Altogether, five national parks and hundreds of other preserves have been established to maintain nature’s unique value. Estonia is considered one of the world’s best bird-watching destinations due to its prime fly-way location. We have low human population, empty roads and good infrastructure. It should be also noted that Estonia’s low population density offers nature-loving adventurers plenty of space to themselves. The mobile telephone and internet reception found all over the country enables communication with the rest of the world in the most remote locations: isolated beaches or deep in the forest.
Our nature offers yearlong opportunity for nature watching. Temperate climate rules here between the continental and maritime climate, a diagonal line between the limestone-base and the slightly poorer sandstone, in addition we also lie on the Southern border of the coniferous forest zone.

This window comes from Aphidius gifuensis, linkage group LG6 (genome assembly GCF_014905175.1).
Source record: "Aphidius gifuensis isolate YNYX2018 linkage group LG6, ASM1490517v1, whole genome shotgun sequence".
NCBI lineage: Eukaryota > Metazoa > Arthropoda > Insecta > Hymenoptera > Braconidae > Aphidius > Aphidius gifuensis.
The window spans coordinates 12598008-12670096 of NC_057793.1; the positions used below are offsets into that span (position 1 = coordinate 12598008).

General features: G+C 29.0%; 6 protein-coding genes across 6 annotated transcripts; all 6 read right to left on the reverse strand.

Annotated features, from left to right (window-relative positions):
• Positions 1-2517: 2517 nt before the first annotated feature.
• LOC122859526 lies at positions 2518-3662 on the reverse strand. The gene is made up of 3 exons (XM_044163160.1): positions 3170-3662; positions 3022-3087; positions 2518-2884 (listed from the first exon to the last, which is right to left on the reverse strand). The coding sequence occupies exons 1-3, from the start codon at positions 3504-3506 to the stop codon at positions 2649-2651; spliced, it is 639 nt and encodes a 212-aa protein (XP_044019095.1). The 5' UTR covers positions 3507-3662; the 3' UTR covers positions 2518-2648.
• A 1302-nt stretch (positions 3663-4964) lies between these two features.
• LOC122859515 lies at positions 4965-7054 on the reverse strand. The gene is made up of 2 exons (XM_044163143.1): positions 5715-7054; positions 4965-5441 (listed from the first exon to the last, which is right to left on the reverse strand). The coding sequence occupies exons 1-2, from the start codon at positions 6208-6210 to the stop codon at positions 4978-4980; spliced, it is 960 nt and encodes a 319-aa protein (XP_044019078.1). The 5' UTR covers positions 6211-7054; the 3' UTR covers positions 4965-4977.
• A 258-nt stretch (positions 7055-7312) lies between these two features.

Estonia has untouched beaches, more than 1,000 small islands, heritage landscapes, primeval forests, swamps, bogs, winding rivers with natural riverbeds which are all habitats for many rare species of animals and birds.
Estonia is situated on the East-Atlantic migratory path of Arctic waterfowls, every year millions of waterfowls travel through our coastal waters. What is more, our western taiga forests are especially rich in species. Estonia is, for example, one of the few countries in Europe where it is possible to observe eight different species of woodpeckers. In addition to that, you can meet a lot of galliformes here e.g. the Hazel Grouse, the Capercaillie, and the Grouse.
A lot of such species that cannot be found anywhere else still inhabit our forests. For example, the flying squirrel who can only be seen in Estonia and Sweden. Our forests are made even more fascinating by the mammals living here e.g. lynx, wolf and bear. The lynx and the wolf can be seen during any season but the best period for bear, beaver and elk-watching is from April to September.
Our coastal and wooded meadows are no less important than the forests. It is common to see such plants in these places that have become extinct or rare in the rest of Europe. For example, 76 species of vascular plants were counted in the summer of 2000 on the wooded meadow of Laelatu. This makes Laelatu special in the whole world and it is also a record in North-Europe.
73 - Petr, OK1RP